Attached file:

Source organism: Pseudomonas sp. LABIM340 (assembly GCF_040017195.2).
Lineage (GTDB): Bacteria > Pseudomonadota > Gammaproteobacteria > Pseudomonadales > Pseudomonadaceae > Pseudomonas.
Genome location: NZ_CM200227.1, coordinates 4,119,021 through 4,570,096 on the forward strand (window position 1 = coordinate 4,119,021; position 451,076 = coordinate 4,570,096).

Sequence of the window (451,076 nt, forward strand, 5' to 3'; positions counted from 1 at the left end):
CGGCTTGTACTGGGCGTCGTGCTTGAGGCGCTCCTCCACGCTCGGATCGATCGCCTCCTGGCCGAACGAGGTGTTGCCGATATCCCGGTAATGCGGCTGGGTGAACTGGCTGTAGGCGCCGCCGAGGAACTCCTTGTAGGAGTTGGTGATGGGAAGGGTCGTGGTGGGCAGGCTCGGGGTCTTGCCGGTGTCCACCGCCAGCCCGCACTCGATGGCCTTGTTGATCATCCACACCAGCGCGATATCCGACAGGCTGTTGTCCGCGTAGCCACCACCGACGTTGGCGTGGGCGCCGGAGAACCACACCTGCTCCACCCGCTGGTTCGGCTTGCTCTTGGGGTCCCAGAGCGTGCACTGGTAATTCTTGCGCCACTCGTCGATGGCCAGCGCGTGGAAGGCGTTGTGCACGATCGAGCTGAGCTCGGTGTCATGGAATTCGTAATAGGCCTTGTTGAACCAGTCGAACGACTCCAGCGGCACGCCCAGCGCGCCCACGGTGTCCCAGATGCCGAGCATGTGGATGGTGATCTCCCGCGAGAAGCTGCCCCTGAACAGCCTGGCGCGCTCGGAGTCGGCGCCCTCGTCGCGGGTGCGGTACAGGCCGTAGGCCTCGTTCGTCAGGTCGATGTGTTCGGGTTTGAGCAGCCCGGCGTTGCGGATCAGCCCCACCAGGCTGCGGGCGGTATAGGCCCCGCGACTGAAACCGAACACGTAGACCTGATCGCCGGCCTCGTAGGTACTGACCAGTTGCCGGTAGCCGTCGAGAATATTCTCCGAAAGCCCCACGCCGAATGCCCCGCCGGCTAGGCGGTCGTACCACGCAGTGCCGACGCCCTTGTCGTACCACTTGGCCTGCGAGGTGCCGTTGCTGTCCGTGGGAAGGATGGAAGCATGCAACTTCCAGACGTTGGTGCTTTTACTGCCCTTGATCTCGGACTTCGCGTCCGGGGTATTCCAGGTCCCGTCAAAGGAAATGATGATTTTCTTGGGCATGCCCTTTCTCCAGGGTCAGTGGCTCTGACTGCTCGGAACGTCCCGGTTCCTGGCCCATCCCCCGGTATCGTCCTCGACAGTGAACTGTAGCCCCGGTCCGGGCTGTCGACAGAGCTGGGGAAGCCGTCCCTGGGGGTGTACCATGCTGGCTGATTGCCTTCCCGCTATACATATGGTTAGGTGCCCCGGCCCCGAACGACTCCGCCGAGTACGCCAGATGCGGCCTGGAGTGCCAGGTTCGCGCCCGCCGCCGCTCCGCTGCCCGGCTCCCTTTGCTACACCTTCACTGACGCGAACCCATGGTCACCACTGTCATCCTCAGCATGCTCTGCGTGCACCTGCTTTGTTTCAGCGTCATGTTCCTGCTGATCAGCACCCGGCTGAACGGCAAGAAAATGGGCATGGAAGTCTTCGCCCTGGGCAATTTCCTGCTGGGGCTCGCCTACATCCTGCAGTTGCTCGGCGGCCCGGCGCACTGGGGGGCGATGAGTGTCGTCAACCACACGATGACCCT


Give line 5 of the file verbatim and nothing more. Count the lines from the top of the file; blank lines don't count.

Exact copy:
CGGCTTGTACTGGGCGTCGTGCTTGAGGCGCTCCTCCACGCTCGGATCGATCGCCTCCTGGCCGAACGAGGTGTTGCCGATATCCCGGTAATGCGGCTGGGTGAACTGGCTGTAGGCGCCGCCGAGGAACTCCTTGTAGGAGTTGGTGATGGGAAGGGTCGTGGTGGGCAGGCTCGGGGTCTTGCCGGTGTCCACCGCCAGCCCGCACTCGATGGCCTTGTTGATCATCCACACCAGCGCGATATCCGACAGGCTGTTGTCCGCGTAGCCACCACCGACGTTGGCGTGGGCGCCGGAGAACCACACCTGCTCCACCCGCTGGTTCGGCTTGCTCTTGGGGTCCCAGAGCGTGCACTGGTAATTCTTGCGCCACTCGTCGATGGCCAGCGCGTGGAAGGCGTTGTGCACGATCGAGCTGAGCTCGGTGTCATGGAATTCGTAATAGGCCTTGTTGAACCAGTCGAACGACTCCAGCGGCACGCCCAGCGCGCCCACGGTGTCCCAGATGCCGAGCATGTGGATGGTGATCTCCCGCGAGAAGCTGCCCCTGAACAGCCTGGCGCGCTCGGAGTCGGCGCCCTCGTCGCGGGTGCGGTACAGGCCGTAGGCCTCGTTCGTCAGGTCGATGTGTTCGGGTTTGAGCAGCCCGGCGTTGCGGATCAGCCCCACCAGGCTGCGGGCGGTATAGGCCCCGCGACTGAAACCGAACACGTAGACCTGATCGCCGGCCTCGTAGGTACTGACCAGTTGCCGGTAGCCGTCGAGAATATTCTCCGAAAGCCCCACGCCGAATGCCCCGCCGGCTAGGCGGTCGTACCACGCAGTGCCGACGCCCTTGTCGTACCACTTGGCCTGCGAGGTGCCGTTGCTGTCCGTGGGAAGGATGGAAGCATGCAACTTCCAGACGTTGGTGCTTTTACTGCCCTTGATCTCGGACTTCGCGTCCGGGGTATTCCAGGTCCCGTCAAAGGAAATGATGATTTTCTTGGGCATGCCCTTTCTCCAGGGTCAGTGGCTCTGACTGCTCGGAACGTCCCGGTTCCTGGCCCATCCCCCGGTATCGTCCTCGACAGTGAACTGTAGCCCCGGTCCGGGCTGTCGACAGAGCTGGGGAAGCCGTCCCTGGGGGTGTACCATGCTGGCTGATTGCCTTCCCGCTATACATATGGTTAGGTGCCCCGGCCCCGAACGACTCCGCCGAGTACGCCAGATGCGGCCTGGAGTGCCAGGTTCGCGCCCGCCGCCGCTCCGCTGCCCGGCTCCCTTTGCTACACCTTCACTGACGCGAACCCATGGTCACCACTGTCATCCTCAGCATGCTCTGCGTGCACCTGCTTTGTTTCAGCGTCATGTTCCTGCTGATCAGCACCCGGCTGAACGGCAAGAAAATGGGCATGGAAGTCTTCGCCCTGGGCAATTTCCTGCTGGGGCTCGCCTACATCCTGCAGTTGCTCGGCGGCCCGGCGCACTGGGGGGCGATGAGTGTCGTCAACCACACGATGACCCT